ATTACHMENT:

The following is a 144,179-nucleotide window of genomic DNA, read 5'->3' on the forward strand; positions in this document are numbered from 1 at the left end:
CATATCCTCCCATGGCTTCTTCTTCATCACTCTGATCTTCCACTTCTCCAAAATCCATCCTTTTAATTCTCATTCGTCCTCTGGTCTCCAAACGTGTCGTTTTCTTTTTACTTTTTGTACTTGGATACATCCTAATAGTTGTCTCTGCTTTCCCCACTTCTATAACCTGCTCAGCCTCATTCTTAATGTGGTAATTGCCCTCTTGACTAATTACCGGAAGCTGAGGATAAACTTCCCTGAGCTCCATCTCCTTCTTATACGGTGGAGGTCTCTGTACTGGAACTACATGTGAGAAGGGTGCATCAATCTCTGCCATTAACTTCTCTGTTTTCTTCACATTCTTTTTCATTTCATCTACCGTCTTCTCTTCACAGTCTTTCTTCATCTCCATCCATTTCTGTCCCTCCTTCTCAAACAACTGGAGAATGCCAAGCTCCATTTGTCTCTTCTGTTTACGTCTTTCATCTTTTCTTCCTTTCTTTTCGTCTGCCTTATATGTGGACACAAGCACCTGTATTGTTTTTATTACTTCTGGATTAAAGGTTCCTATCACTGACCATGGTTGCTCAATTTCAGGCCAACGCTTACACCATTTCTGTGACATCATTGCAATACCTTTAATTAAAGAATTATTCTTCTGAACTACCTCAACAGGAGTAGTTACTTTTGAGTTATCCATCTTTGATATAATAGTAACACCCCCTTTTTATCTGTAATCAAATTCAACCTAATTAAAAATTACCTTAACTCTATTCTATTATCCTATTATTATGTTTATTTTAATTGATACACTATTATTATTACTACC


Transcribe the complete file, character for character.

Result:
The following is a 144,179-nucleotide window of genomic DNA, read 5'->3' on the forward strand; positions in this document are numbered from 1 at the left end:
CATATCCTCCCATGGCTTCTTCTTCATCACTCTGATCTTCCACTTCTCCAAAATCCATCCTTTTAATTCTCATTCGTCCTCTGGTCTCCAAACGTGTCGTTTTCTTTTTACTTTTTGTACTTGGATACATCCTAATAGTTGTCTCTGCTTTCCCCACTTCTATAACCTGCTCAGCCTCATTCTTAATGTGGTAATTGCCCTCTTGACTAATTACCGGAAGCTGAGGATAAACTTCCCTGAGCTCCATCTCCTTCTTATACGGTGGAGGTCTCTGTACTGGAACTACATGTGAGAAGGGTGCATCAATCTCTGCCATTAACTTCTCTGTTTTCTTCACATTCTTTTTCATTTCATCTACCGTCTTCTCTTCACAGTCTTTCTTCATCTCCATCCATTTCTGTCCCTCCTTCTCAAACAACTGGAGAATGCCAAGCTCCATTTGTCTCTTCTGTTTACGTCTTTCATCTTTTCTTCCTTTCTTTTCGTCTGCCTTATATGTGGACACAAGCACCTGTATTGTTTTTATTACTTCTGGATTAAAGGTTCCTATCACTGACCATGGTTGCTCAATTTCAGGCCAACGCTTACACCATTTCTGTGACATCATTGCAATACCTTTAATTAAAGAATTATTCTTCTGAACTACCTCAACAGGAGTAGTTACTTTTGAGTTATCCATCTTTGATATAATAGTAACACCCCCTTTTTATCTGTAATCAAATTCAACCTAATTAAAAATTACCTTAACTCTATTCTATTATCCTATTATTATGTTTATTTTAATTGATACACTATTATTATTACTACC